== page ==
The evening with its fading light is my favourite time of day and the midsummer gloaming affords a slow lingering glow to bask in long after the brute force of the sun has gone. But tonight my pleasure is tempered by unease.
I’m approaching the Croatian border with Bosnia. All land borders are scored into the landscape arbitrarily but the violence here is stark and overt. The houses that line the road are scarred with shrapnel pock-marks, burnt out, all the roofs caved in. This is a border marked out in obvious human suffering.
Most of the houses are boarded up but amongst the derelict abandoned buildings are a few that have been repaired, replastered, repainted. Flowers bloom on the occasional window sill, some gardens are planted out with tomatoes and salad greens. Fruit trees that have probably seen more than one war pass over them still bear fruit. This is a bountiful time of year.
But the people who can be seen at work in the fields and gardens, or the ones already at rest on the benches at their front gates, are all old. There are no young people here and most of the buildings bear hopeful notices advertising the house “For Sale”. It is a melancholy scene and the camping prospects look grim. Sheltering for the night in the gutted shell of a house destroyed in an internecine war bodes fitful sleep.
But suddenly I hear music. An accordion, a guitar, voices singing. I turn and standing astride my bike on the road gaze back at a party of people sitting partly visible on a wide veranda at the back of one of the smarter houses. The song finishes and, after a moment of laughter and comment, another starts up.
A woman comes round the corner of the house to the open door at the side of the house carrying a pile of plates. She smiles and waves. A man sitting at the table looks up, catches sight of me, and beckons extravagantly. I am drawn in. The host of the party rises from the table to shake my hand. He sizes me up briefly, and then bids me sit down. A plate, food, a glass, wine, all appear in front of me as the bittersweet accordion music goes on.
The music is interspersed with snatches of conversation and those who can switch to English for my benefit. Milan, my host, takes it upon himself to make sure that I am adequately informed of the area’s history.
“As you can see, we had a war here.”
“Yes. I do see.”
He gestures at the circle of people around the table.
“This is my family. My sister, there, she lives in Belgrade. In Serbia. These are her children. They are Serbs. The man playing the accordion – he is my friend. He is Croatian. I am Croatian but I live in Bosnia.”
The children run out onto the neatly mowed lawn of the backyard. One little girl executes a neat cartwheel, legs straight and toes elegantly pointed. There are three children, a brother and a sister, and their younger cousin, the acrobat.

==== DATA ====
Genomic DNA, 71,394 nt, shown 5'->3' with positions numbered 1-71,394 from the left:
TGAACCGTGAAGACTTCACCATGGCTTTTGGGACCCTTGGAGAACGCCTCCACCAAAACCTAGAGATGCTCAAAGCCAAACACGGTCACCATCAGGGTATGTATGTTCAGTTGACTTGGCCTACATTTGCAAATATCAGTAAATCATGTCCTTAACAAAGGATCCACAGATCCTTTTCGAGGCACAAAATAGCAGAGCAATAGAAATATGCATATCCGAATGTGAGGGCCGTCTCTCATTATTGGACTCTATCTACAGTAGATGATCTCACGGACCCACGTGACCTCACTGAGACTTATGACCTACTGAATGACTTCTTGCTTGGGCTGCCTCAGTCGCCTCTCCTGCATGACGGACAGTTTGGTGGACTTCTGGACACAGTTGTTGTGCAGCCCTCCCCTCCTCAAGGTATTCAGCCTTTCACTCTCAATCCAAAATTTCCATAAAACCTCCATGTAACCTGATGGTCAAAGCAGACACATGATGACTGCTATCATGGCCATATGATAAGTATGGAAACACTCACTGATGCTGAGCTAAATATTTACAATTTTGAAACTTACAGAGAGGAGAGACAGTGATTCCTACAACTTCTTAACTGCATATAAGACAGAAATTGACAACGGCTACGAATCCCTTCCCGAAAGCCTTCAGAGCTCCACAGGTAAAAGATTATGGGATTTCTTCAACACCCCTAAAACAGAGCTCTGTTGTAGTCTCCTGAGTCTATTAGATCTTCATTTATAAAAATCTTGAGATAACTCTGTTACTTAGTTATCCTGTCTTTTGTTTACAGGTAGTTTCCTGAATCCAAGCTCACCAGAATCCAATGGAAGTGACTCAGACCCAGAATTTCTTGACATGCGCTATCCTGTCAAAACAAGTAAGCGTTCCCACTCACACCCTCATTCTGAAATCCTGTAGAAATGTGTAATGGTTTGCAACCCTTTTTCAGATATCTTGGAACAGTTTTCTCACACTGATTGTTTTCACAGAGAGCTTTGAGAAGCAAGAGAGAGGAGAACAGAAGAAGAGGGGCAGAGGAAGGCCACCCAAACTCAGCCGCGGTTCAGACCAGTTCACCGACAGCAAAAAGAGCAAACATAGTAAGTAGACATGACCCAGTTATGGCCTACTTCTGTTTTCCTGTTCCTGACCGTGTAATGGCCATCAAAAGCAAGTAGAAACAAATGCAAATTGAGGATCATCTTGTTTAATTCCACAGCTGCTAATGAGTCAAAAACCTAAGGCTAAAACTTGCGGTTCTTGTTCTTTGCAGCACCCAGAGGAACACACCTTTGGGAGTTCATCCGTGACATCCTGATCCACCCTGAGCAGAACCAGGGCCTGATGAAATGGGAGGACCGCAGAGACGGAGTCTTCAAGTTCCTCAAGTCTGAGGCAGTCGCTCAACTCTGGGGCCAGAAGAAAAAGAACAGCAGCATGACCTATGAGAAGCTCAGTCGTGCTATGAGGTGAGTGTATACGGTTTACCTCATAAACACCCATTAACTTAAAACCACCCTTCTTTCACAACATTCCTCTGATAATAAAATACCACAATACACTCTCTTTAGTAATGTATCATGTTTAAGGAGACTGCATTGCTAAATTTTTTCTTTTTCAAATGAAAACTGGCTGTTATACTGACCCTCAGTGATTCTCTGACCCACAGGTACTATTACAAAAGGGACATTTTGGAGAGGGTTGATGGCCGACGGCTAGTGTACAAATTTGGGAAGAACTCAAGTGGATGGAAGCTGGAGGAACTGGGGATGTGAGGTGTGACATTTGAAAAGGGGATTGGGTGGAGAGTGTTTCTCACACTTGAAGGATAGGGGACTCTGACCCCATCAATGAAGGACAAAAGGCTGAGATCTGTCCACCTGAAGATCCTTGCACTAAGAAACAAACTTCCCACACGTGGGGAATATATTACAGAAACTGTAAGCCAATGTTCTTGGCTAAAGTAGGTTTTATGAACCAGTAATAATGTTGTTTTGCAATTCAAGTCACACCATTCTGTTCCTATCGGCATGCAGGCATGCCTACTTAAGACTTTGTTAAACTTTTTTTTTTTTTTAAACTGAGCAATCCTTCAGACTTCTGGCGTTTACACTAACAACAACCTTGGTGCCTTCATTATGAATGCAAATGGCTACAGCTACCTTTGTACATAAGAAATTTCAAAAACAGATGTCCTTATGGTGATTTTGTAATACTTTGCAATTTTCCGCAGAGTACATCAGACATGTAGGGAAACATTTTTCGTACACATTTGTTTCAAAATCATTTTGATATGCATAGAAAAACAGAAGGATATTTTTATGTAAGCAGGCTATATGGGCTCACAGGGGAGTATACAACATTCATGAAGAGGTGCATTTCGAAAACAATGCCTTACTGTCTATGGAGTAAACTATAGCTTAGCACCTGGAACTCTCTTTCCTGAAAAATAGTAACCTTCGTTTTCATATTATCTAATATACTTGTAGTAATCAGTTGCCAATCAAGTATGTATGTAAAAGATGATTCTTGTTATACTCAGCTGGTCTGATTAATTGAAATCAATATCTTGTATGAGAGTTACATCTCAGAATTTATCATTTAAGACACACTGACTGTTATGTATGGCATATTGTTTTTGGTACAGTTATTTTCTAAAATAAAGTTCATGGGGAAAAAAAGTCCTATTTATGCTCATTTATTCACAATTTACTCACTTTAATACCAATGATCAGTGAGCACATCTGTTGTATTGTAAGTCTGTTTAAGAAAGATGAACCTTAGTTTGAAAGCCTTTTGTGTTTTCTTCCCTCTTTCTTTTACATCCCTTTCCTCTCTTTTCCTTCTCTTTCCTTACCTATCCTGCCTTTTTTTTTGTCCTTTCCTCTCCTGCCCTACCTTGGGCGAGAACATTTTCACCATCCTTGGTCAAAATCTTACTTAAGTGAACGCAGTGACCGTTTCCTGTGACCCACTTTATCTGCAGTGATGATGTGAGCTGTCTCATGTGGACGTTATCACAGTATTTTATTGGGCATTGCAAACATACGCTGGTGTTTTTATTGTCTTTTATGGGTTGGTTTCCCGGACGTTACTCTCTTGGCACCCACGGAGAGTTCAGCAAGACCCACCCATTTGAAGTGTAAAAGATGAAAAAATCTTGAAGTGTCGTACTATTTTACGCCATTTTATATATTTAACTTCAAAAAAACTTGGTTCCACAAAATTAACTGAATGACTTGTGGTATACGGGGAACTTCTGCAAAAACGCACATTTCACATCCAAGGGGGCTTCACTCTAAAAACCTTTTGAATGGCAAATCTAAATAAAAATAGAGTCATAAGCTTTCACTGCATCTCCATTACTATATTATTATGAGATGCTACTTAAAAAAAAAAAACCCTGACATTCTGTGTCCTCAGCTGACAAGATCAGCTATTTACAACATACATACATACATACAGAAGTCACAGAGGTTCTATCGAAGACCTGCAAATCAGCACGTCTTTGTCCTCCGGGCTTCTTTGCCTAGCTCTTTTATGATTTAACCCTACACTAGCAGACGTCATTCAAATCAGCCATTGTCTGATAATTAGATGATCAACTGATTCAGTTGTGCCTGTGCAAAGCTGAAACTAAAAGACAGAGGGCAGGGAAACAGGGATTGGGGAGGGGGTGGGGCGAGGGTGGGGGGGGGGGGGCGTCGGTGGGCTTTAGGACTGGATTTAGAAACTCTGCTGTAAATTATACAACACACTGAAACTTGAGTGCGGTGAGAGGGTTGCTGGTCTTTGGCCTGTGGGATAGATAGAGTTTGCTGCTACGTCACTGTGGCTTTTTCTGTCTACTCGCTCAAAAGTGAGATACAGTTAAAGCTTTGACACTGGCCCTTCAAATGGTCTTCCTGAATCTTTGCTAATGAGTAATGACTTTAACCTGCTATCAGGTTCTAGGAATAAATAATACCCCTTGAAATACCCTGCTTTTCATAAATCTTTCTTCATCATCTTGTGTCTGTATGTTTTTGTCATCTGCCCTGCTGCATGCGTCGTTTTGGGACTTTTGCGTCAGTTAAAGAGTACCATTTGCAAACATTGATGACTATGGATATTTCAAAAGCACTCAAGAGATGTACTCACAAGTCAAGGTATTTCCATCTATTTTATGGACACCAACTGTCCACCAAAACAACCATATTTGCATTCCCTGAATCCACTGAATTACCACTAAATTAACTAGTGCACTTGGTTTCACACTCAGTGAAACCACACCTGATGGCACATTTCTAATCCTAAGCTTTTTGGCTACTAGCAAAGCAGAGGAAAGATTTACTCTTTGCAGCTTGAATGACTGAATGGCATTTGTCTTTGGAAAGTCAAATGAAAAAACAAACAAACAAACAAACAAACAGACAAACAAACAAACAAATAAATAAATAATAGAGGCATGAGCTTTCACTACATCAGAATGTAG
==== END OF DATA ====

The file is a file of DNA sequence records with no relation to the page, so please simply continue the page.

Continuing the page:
Milan gestures around the table again and tersely sums the matter up.
“Croatians. Serbs. Bosnians. It doesn’t matter.”
Another song starts and my wine glass is refilled. I protest but I am informed that this a drinking song and so we must drink. The guitarist speaks good English and is obviously a professional performer. He introduces each song with an anecdote or a joke. The songs are traditional songs from Serbia, Croatia, Bosnia, Macedonia, Montenegro, Bulgaria. Everyone knows the words and even I am familiar with a few.
“This was my father’s house,” Milan tells me. “I grew up here. Now all the houses are for sale. Nobody wants to live here after the war. Everybody has left. There is no money here. No work. I live on the other side of the border in Banja Luka.”
People around the table ask me questions.
Where am I from? Where am I going? What am I doing here?
These are questions that have no simple concrete answers. Or not ones that I am aware of.
I’m just travelling around, I say. Just looking at things. Meeting different people. It my turn to gesture around the table. Different people, different food, different music, I say, inanely, and my superficiality doesn’t pass unchecked.
Milan looks at me and says urgently, impatiently, “Yes, yes, all that is different – but really people are all deeply deeply deeply the same.”
I have no argument with him.
“Yes, of course. You are right.”
Later, after the musicians are gone and the party is breaking up, we stand around my bike gazing at it.
“When I was ten years old I remember seeing foreigners for the first time,” Milan says. “An Englishman on a bike. He had a big beard. I’ve never forgotten it.”
I try to imagine which of the legendary cycle tourists might have been in Yugoslavia in 1968 – there can’t have been that many cyclists casually passing by back then. Milan looks at the three children standing next to us.
“And they will remember you!” he adds. And then, suddenly and emphatically, he says, “I’m scared that there will be war again here.”
We look at the children and the little girl turns another pretty cartwheel.
Finally, when everyone has left, Milan shows me a bed and the bathroom, hands me a bunch of keys and instructs me where to put them when I leave in the morning and then he gets into his car with his wife and they drive back to Bosnia leaving me in sole possession of the house.